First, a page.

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Princeton Public Schools recently announced two significant technology purchases, a one-to-one computer and tablet initiative and a new Learning Management System (LMS). A study of technology and implementation over the last few months revealed that both devices and delivery systems needed to be replaced. The cost for the new devices falls within the technology department's existing budget due to low-interest financing. 

"When school resumes in September, both synchronous and asynchronous learning will be enhanced with the new devices and management system," said Dr. Barry Galasso, PPS Interim Superintendent. The new purchases provide the youngest students, in Pre-K to Grade 1 with iPads. Students in second to fifth grades will receive HP Chromebooks, while students in sixth to twelfth grades will be issued MacBooks that are compatible with the programs the district currently uses. PPS teachers utilize Mac laptops in performing their teaching duties.

The plan to move to 1:1 was based on equity for all students, affordability, and practicality in terms of what applications PPS teachers use in the classroom. The $2.6 million price tag reflects technology costs over the next five years and is essentially “budget neutral” in the sense that yearly payments are equal to what PPS had budgeted for technology on a yearly basis.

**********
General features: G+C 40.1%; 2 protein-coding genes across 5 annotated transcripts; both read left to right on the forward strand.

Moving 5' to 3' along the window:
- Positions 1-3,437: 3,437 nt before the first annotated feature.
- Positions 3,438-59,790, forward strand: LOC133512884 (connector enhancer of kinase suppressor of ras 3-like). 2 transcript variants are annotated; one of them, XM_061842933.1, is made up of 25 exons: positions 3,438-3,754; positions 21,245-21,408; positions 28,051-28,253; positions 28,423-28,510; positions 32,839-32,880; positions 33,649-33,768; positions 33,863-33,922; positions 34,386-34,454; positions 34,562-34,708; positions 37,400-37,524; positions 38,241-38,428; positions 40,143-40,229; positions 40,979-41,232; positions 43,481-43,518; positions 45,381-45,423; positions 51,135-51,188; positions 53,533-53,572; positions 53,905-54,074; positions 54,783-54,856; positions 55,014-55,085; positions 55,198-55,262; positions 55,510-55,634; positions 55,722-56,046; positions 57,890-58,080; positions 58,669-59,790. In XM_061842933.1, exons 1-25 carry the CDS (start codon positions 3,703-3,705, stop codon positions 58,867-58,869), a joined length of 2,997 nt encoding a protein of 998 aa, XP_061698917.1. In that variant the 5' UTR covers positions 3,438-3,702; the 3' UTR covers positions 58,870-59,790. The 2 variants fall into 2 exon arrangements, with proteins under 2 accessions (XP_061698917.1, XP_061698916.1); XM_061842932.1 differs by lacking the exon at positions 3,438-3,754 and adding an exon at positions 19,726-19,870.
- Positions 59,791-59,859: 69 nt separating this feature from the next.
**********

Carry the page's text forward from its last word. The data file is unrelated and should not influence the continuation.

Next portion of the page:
“The forecasted costs, including payment of the financing of equipment, are equal to no more than our currently-adopted budget with a 2 percent increase going forward,” said Matt Bouldin, PPS Business Administrator.

PPS currently provides iPads, Chromebooks, and Apple laptops for shared student use. Sharing devices among students in the COVID-19 era is discouraged and considered a health risk. Sharing will no longer be practiced in the district.

The technology department evaluated replacements from various companies including HP, Dell, Lenovo and Apple. The costs for PCs with similar specifications to the Macs came with extra fees related to setup and deployment. While it was clear that Chromebooks were less expensive in the short term, the price difference in the long run was not significant enough to offset the reduced functionality and instructional disadvantages of Chromebooks as determined by the PPS faculty and technical experts. A bring-you-own-device (BYOD) program was considered but in the final analysis was not a good solution based on the experience of other districts. The drawbacks of BYOD included classroom management issues, technology licensing and support, as well as network security.

As PPS prepares for reopening in September, it is imperative that the district upgrade its devices and learning management system. This was validated by the PPS teaching faculty, PTO parents, and parents from the Special Ed PTO all of whom provided valuable input during meetings over the last month.

Financing technology “leverages the district’s purchasing power at very low interest rates, less than 2%, allowing the district to be more flexible in how it purchases its equipment,” said Mr. Bouldin.

In the end, the technology initiative was deemed the best choice based on price, equity for students, and educational functionality for a K-12 district.

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